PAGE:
YK Poudel

Bhutan, along with other south-east asian countries need to work on a comprehensive strategy to address the complexities on climate change, health and social equity—this is an immediate outcome of the recent COP28.

Bhutan, along with 122 other nations, endorsed the UAE Declaration on Climate and Health on December 3, 2023, committing to a promised funding window of one billion.

The Prime Minister of Nepal, Pushpa Kamal Dahal, addressing the programme on ‘South and South Asian Regional Research and Innovation Center for Climate Change, Health and Equity’ which ended on March 15, in Nepal stressed on the need for such a strategy to reduce the impact of climate change arising from increasing diseases, malnutrition, pollution and natural disasters in the community.

The theme of the regional dialogue this year is “Connecting the Dots Between Climate Change and Health.”

The climate crisis has emerged as both a public health and equity crisis. South and Southeast Asia, in particular, face mounting challenges, such as increased vulnerability to extreme weather events, rising rates of water-borne and vector-borne diseases, worsening air pollution, and other climate-related hazards.

Prime Minister Dahal also said that the problems facing countries in Asia today require comprehensive plans and programmes at the local level. “We must use research, innovation and local knowledge to empower our health systems and communities,” he said.

“Climate scientists have clearly said that greenhouse gas emissions must not just be maintained but reduced to overcome the limit of 1.5 degrees Celsius,” Prime Minister Dahal said. “Especially for less developed and mountainous countries, climate change is not only a harsh reality, but its consequences are very important.”

The Prime Minister also reflected on the regional hazards that have increased over the years: landslides, floods, forest fires, snow explosions and droughts are becoming frequent and terrible. “Such disasters have affected the weakest, the poor, women, children and tribal and caste groups have been killed,” he said.


Climate change and glacial mountains

According to a latest report from National Centre for Hydrology and Meteorology (NCHM) Bhutan, three benchmark glaciers, Gangjula, Thana, and Shodug, are witnessing glacial water loss in billion litres annually. “From 2016 to July 2022, Bhutan experienced over 32 extreme weather events including flash floods, landslides, snowfall, and pre-and post-monsoon disturbances claiming lives and destroying crops and properties,” the report states.

The glacial lakes and its surroundings are reported to be vulnerable to flooding—for instance, Thorthormi Lake after the avalanche that made the lake flood on October 30.

According to Bhutan Glacial Lake Inventory 2021, Bhutan records 567 glaciers covering 55.04Km square—Phochhu has the maximum. Of the glaciers, 17 are potentially dangerous—Punatsangchhu has 11, Mangdechhu has 3, Chamkhar chhu has two and one in Kurichhu.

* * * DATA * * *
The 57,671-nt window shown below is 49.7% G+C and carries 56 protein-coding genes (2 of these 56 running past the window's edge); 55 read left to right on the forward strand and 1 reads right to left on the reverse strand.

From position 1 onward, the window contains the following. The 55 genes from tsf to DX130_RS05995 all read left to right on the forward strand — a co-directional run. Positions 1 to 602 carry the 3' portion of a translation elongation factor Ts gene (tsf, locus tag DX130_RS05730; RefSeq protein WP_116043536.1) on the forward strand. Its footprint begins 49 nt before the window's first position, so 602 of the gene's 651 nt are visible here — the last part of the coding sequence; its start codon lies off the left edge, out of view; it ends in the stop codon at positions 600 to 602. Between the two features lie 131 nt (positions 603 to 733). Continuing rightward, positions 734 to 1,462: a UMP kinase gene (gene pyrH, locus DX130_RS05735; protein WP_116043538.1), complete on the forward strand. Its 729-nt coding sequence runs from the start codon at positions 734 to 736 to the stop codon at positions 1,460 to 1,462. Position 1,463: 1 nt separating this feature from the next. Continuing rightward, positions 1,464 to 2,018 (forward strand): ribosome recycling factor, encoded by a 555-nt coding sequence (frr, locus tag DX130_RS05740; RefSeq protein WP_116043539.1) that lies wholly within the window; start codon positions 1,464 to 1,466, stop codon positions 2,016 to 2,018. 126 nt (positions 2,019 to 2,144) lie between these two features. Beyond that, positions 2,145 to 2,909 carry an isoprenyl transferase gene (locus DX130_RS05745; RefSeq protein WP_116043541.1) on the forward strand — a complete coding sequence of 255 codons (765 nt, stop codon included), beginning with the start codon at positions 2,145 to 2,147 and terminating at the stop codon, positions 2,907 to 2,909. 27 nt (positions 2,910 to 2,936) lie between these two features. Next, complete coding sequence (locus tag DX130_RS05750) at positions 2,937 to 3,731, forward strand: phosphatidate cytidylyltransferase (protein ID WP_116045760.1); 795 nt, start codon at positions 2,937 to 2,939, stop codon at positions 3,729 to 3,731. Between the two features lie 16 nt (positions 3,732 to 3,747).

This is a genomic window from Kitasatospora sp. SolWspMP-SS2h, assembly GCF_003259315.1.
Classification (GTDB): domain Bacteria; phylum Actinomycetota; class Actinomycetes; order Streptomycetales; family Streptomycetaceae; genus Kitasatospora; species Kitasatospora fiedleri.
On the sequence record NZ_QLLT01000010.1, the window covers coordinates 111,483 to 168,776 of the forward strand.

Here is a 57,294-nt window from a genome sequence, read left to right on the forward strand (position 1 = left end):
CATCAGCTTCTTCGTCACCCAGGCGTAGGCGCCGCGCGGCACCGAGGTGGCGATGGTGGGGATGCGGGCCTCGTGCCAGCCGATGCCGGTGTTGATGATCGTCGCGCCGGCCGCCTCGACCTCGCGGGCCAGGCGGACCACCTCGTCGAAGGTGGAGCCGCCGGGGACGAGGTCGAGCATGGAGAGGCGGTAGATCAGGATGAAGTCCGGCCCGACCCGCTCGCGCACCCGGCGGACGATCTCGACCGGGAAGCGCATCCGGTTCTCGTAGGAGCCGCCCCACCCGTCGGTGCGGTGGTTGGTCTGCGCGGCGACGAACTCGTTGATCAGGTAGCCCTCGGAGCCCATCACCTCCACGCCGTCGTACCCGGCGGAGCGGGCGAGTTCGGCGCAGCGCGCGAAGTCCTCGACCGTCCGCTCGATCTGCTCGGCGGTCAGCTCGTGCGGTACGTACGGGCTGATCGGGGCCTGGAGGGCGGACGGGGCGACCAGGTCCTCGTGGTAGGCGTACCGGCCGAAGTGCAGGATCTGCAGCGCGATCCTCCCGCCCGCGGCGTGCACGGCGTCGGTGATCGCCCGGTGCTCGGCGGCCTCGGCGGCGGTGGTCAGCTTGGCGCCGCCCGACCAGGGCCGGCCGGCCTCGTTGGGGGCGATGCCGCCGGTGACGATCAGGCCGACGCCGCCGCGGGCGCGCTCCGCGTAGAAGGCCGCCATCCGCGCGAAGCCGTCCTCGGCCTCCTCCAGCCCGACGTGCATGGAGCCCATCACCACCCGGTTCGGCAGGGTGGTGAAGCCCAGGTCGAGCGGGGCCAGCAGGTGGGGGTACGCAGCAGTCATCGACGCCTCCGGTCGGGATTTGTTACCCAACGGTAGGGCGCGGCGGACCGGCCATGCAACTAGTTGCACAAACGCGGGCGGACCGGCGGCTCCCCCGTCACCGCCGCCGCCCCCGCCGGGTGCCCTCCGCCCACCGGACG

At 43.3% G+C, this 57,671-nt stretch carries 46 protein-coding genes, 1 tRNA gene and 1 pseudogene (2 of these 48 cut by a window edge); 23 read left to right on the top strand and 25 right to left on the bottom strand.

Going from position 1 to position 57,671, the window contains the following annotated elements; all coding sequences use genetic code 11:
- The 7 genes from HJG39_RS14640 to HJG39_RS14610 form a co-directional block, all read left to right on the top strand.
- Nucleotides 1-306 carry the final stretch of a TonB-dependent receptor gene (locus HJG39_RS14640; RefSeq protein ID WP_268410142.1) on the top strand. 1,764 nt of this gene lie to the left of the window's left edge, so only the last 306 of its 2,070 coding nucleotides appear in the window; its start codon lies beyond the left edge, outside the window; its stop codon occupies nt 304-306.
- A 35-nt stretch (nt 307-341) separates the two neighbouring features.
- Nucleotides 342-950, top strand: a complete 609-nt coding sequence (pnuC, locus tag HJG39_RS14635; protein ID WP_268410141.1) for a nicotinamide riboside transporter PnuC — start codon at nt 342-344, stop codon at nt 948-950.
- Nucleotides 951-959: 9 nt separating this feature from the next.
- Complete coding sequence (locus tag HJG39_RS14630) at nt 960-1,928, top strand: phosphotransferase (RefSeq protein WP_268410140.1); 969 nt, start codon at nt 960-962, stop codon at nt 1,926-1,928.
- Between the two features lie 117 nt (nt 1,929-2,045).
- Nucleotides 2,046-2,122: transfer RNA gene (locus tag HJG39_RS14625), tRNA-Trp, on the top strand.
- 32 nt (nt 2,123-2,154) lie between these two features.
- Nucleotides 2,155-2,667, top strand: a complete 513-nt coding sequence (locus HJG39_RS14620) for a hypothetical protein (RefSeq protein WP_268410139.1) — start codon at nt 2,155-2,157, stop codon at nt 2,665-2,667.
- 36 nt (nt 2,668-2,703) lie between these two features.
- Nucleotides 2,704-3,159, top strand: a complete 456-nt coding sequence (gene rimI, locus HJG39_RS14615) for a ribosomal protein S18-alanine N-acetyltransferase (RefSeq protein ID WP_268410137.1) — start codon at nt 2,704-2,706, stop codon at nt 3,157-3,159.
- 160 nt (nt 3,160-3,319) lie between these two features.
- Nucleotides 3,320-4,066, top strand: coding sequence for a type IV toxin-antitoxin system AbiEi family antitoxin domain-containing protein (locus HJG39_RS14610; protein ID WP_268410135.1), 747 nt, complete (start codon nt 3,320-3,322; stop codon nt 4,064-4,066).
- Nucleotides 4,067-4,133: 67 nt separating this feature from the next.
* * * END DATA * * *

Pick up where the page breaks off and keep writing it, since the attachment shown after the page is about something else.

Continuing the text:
Similarly, glaciers in the Himalayan regions are experiencing the impact of climate change, losing billions of gallons of glacial water annually, according to officials from the International Centre for Integrated Mountain Development (ICIMOD).

The Nationally Determined Contribution (NCD) report projects that Bhutan requires USD 0.385 billion for adaptation and USD 0.6 billion for mitigation initiatives in the short term and an additional USD 6,484.8 million for long-term climate financing projects—this includes investment in climate induced challenges such as loss and damage and health sector.


Climate change and health

South-East Asia Regional Office, World Health Organization on March 12, issued a public notification that links climate and health—an estimated 13.7 percent of the population of the region suffers from mental health conditions.

“The treatment gap for mental health conditions remains high—as high as 95 percent. More than 200 000 people die of suicide every year,” the report states.

According to the report, long-stay mental health institutions, including psychiatric hospitals and asylums, are often characterized by the absence of effective treatment, segregation, poor living conditions, lack of resources, and overcrowding.

“The transition from institutional care to community-based care is driven by a growing understanding of the negative impact of long-term institutionalization, advances in treatments, and recognition of the human rights and dignity of individuals with mental disorders,” the report states.

Additionally, as per the COP28 Declaration on Climate and Health, the countries agreed to promote steps to curb emissions and reduce waste in the health sector, including assessing greenhouse gas emissions, developing action plans, setting decarbonisation targets, and establishing procurement standards for national health systems.

The declaration at COP28, was the world’s first government acknowledgment of the escalating health impacts of climate change on countries and communities at the ground level.

The two-day regional workshop further discussed key challenges and opportunities—impact of climate change on health, gender disparities and equity will be discussed along with commitments on climate-related health issues.

The National Academy of Medicine, National Academy of Science and Technology, InterAcademy Partnership and other partners hosted the programme.